As we’ve noted throughout the past year’s imbroglio over transportation spending, it is clear that complete federal control over transportation spending in a post-interstate highway era (post 1992) is inefficient, costly, anti-federalist, and precludes state and private innovations. Yet, Congress continues to buckle down on a policy that has failed in recent years, exposing taxpayers to future bailouts and tax increases. Worst of all, it will preclude states from dealing with their own infrastructure needs in the most efficient way.
On March 13, the Senate passed a massive 18-month $109 billion extension (S. 1813 Boxer-Inhofe stimulus), which creates new deficits, raises taxes, continues to fund 100% of mass transit, continues expensive Davis-Bacon rules, and provides no reforms. After initially threatening to bring the Senate bill to the House, Boehner agreed to pass a 60-day extension until June 30. The president signed the extension shortly before the Easter recess. Now, House leadership wants to pass another “clean” extension until September 30. But this extension is not so clean; it will be used as a vehicle to go to conference with the Senate over S. 1813, paving the road for a final product that will be heavily weighted towards the Senate bill (because the House has not passed their own detailed long-term bill).
Conservatives must oppose this bill and must demand that we hold off on a House-Senate conference until the full House passes a conservative transportation bill, providing us with the requisite leverage headed into conference.
As it turns out, the Senate bill is even worse than previously thought, yet if we allow the House to go to conference, this is the bill that will be agreed upon. Here are some more problems with the Senate bill that have been uncovered in recent weeks:
- Taxpayer Bailout of Private Pensions: As part of an oblique effort to raise revenue for the faulty highway trust fund, the Senate bill allows corporations to put less money into company pensions that are backed by the taxpayer-funded Pension Benefit Guaranty Corporation (PBGC). This would increase net profits for corporations, and by extension, generate $7 billion more in taxes to Uncle Sam. In addition to serving as a convoluted way to fund the tenuous highway trust fund, it will also expose taxpayers to future bailouts of the PBGC when it becomes clear that the pension plans are underfunded. [read more on this at the Heritage Foundation].
- General Fund Transfer: Just hours before the Senate bill was brought to a floor vote on March 14, Barbara Boxer slipped in a manager’s amendment that contained a provision (section 40313) authorizing a $5 billion general fund transfer to the highway trust fund.
- Nanny-State Enhancement Mandates: James Inhofe, the Republican architect of Boxer’s transportation bill, promised Republicans that the bill offered flexibility to the states for spending their infrastructure dollars, exempting them from the 10% “enhancement” mandates. Well, the manager’s amendment appears to have vitiated that agreement.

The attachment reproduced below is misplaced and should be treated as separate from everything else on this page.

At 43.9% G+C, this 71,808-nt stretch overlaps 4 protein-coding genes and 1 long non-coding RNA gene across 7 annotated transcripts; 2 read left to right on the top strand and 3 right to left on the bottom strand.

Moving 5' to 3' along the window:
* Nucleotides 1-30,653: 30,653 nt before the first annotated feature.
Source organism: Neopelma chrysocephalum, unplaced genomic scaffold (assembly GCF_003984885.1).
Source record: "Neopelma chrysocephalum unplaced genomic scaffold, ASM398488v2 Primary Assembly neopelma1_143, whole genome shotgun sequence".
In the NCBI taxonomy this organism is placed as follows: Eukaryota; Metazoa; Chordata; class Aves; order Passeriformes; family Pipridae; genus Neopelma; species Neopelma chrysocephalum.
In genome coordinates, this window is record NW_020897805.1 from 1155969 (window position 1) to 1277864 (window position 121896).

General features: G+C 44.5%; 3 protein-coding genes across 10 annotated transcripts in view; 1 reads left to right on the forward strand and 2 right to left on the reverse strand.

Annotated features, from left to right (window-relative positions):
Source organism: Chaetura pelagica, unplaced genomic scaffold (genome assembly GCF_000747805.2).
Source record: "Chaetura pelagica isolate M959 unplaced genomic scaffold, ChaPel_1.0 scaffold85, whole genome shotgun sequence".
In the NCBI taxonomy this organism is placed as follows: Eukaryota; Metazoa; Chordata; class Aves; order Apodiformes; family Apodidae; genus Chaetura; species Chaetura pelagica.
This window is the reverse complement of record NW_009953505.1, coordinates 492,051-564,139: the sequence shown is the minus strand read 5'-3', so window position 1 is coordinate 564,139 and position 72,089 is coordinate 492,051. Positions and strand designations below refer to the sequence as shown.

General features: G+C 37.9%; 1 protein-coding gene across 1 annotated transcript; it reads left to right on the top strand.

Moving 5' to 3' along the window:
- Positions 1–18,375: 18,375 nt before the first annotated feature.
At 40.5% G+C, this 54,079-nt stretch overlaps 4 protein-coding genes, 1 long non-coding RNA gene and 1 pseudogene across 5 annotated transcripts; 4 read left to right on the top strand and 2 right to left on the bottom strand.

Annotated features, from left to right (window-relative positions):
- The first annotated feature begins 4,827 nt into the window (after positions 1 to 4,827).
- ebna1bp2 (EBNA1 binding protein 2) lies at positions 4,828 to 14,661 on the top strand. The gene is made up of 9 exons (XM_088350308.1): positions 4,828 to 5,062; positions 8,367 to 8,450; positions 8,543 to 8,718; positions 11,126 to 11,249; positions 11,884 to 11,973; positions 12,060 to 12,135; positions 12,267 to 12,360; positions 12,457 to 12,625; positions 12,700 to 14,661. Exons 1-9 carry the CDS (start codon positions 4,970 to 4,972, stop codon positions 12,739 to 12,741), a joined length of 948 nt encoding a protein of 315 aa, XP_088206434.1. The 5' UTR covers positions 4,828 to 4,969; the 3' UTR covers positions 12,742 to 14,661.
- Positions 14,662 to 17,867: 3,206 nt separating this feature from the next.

- Other Top-Down Mandates and Anti-Free-Market Policies: There are sundry provisions that impose eco-fascism, establish anti-growth “made in America” mandates, discourage private sector investments in infrastructure, and offer giveaways to Big Labor.
- New Bureaucracies: The bill expands the size of government. According to the Washington Letter on Transportation, as cited in Ken Orski’s Innovation News Briefs, the bill creates a new National Endowment for the Oceans, Coasts and Great Lakes, which will be housed in the Department of Commerce. It also provides for a seven-year reauthorization of the Land and Water Conservation Fund, a green program of the National Park Service within the U.S. Department of the Interior.
The amazing thing is that 22 Republicans actually voted for this boondoggle, probably without ever reading the manager’s amendment or much of the 1,676-page bill. And if we don’t change the dynamic of the House bill this week, most of the House Republican Conference will vote for a vehicle that will ostensibly uphold the Senate bill.
Once again, instead of using personal earmarks to sweeten the pot, Boehner plans to attach another Keystone pipeline provision to the bill. In terms of messaging, they will transform this transportation bill into “an energy bill,” in a preemptive attempt at ameliorating the final conference report – one that will probably contain the Keystone provision….along with 99% of the dreadful Senate highway bill. Are we now prepared to take every piece of excrement that emanates from the Senate and attach the Keystone pipeline?
Instead, conservatives should rally behind Tom Graves’s Transportation Empowerment Act (H.R. 3264). This bill would gradually transition gas tax revenue to the states over a period of four years. By 2017, every state would keep 14.7 cents of the current federal gasoline tax, leaving 3.7 cents in the hands of the DOT for the purpose of national projects. This will end the inane policy of sending every state’s gas tax money to Washington only to see 35% of it spent on waste and mass transit.
Why not go to conference from a position of strength? This is a lesson in all legislative battles. Republicans often accuse conservatives of lacking the understanding or the will to compromise. The problem is that these pale-pastel politicians will compromise with themselves even before entering into negotiations with the Democrats. We need to put our best proposal on the table first. Only after the full conference rallies behind a good bill can we even begin to discuss negotiating with the Senate in conference. At present, House leaders are jettisoning their rank-and-file members so they can go directly to conference, where there will be a broad bipartisan consensus to continue our failed statist top-down transportation system.
Cross-posted from The Madison Project